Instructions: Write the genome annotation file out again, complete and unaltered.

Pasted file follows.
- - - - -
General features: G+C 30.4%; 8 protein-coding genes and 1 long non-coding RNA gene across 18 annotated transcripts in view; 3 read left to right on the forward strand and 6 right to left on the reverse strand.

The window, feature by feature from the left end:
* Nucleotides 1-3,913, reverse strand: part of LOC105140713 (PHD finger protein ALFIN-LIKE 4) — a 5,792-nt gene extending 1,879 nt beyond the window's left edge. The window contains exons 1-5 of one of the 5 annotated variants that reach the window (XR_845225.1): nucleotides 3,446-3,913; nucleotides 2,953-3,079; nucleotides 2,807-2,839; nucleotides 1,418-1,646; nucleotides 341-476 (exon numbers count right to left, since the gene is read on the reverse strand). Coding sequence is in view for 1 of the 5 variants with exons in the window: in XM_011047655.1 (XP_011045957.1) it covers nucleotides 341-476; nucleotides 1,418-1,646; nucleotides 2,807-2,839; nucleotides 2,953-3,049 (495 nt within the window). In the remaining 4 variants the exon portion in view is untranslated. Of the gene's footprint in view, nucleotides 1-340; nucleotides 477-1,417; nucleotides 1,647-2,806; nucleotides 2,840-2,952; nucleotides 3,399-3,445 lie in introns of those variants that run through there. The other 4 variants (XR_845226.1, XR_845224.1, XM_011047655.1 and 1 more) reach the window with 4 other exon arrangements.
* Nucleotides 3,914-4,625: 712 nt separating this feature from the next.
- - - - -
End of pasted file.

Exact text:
General features: G+C 30.4%; 8 protein-coding genes and 1 long non-coding RNA gene across 18 annotated transcripts in view; 3 read left to right on the forward strand and 6 right to left on the reverse strand.

The window, feature by feature from the left end:
* Nucleotides 1-3,913, reverse strand: part of LOC105140713 (PHD finger protein ALFIN-LIKE 4) — a 5,792-nt gene extending 1,879 nt beyond the window's left edge. The window contains exons 1-5 of one of the 5 annotated variants that reach the window (XR_845225.1): nucleotides 3,446-3,913; nucleotides 2,953-3,079; nucleotides 2,807-2,839; nucleotides 1,418-1,646; nucleotides 341-476 (exon numbers count right to left, since the gene is read on the reverse strand). Coding sequence is in view for 1 of the 5 variants with exons in the window: in XM_011047655.1 (XP_011045957.1) it covers nucleotides 341-476; nucleotides 1,418-1,646; nucleotides 2,807-2,839; nucleotides 2,953-3,049 (495 nt within the window). In the remaining 4 variants the exon portion in view is untranslated. Of the gene's footprint in view, nucleotides 1-340; nucleotides 477-1,417; nucleotides 1,647-2,806; nucleotides 2,840-2,952; nucleotides 3,399-3,445 lie in introns of those variants that run through there. The other 4 variants (XR_845226.1, XR_845224.1, XM_011047655.1 and 1 more) reach the window with 4 other exon arrangements.
* Nucleotides 3,914-4,625: 712 nt separating this feature from the next.